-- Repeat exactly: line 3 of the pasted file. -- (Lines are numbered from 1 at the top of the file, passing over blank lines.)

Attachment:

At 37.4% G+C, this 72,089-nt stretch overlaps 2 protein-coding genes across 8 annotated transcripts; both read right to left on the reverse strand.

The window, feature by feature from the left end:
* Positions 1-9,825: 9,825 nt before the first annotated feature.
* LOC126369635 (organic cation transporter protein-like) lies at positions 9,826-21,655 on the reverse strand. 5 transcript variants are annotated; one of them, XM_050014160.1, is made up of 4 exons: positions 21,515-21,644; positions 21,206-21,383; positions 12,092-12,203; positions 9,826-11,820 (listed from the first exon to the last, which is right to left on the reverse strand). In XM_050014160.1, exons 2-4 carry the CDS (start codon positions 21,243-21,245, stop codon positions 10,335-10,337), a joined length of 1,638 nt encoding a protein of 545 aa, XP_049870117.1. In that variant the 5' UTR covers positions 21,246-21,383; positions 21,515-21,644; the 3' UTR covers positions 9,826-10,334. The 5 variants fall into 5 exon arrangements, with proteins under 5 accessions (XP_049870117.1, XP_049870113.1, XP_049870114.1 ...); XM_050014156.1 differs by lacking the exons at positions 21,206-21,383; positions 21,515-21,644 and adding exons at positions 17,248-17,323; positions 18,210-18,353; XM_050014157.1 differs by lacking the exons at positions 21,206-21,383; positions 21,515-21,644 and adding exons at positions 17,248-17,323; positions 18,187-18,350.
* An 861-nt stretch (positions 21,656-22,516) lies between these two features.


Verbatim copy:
* Positions 1-9,825: 9,825 nt before the first annotated feature.